US Army Mulls Adopting ‘Telemaintenance’ Method From Ukraine

The US Army is considering adopting a maintenance strategy used in Ukraine to reduce the time a broken vehicle has to wait before it can be fixed.

Speaking at a Center for Strategic and International Studies event, the service’s Acting Assistant Secretary for Acquisition, Logistics, and Technology Doug Bush said Kyiv has been successful in using so-called “telemaintenance” to repair its vehicles.

Telemaintenance involves conducting repairs with the help of secure voice, video, and chat channels.

Since the US military is not allowed to operate inside Ukraine, it remotely instructs Kyiv’s forces on how to fix a damaged vehicle. This real-time hardware support reportedly happens often while Ukrainian troops are in battle and exchanging fire with the enemy.

“It’s remarkable and we’ve never tried anything like that for ourselves,” Bush said. “Now that it’s succeeded with Ukraine, we need to fundamentally rethink how we support our own maintainers in the field.”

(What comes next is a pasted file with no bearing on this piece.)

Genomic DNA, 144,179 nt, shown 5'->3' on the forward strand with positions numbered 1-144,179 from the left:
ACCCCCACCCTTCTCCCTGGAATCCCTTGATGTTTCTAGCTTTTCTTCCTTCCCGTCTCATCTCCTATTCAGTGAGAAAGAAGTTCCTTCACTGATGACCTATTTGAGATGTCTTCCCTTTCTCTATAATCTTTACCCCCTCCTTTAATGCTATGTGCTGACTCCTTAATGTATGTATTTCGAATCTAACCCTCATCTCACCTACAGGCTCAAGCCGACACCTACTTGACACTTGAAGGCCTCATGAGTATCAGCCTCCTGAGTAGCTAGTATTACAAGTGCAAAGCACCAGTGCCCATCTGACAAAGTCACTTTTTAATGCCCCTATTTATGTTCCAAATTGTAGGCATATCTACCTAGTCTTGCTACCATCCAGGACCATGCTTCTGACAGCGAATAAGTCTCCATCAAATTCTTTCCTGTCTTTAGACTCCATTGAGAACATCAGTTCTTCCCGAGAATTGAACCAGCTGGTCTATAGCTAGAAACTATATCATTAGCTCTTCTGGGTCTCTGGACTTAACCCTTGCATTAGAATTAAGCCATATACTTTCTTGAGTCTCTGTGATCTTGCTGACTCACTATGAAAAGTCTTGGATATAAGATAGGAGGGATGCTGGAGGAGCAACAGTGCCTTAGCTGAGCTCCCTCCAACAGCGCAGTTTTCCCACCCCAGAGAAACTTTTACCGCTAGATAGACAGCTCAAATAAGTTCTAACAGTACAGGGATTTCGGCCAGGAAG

‘Saving Time and Money’

According to Bush, current maintenance methods mostly involve a “costly and time-consuming trip” that delays vehicle repairs on the frontline.

Utilizing the “telemaintenance” concept would reportedly give the US military “more efficient ways” to do advanced repairs further forward.

“These are all things that can save time and money versus bringing a tank for example all the way back to the depot,” Bush said.

Army Materiel Command spokesperson William King said the remote maintenance method can be included in training to familiarize soldiers with the process.

It can also be part of large-scale military exercises in the Indo-Pacific, considering its apparent success on the battlefield in Ukraine.

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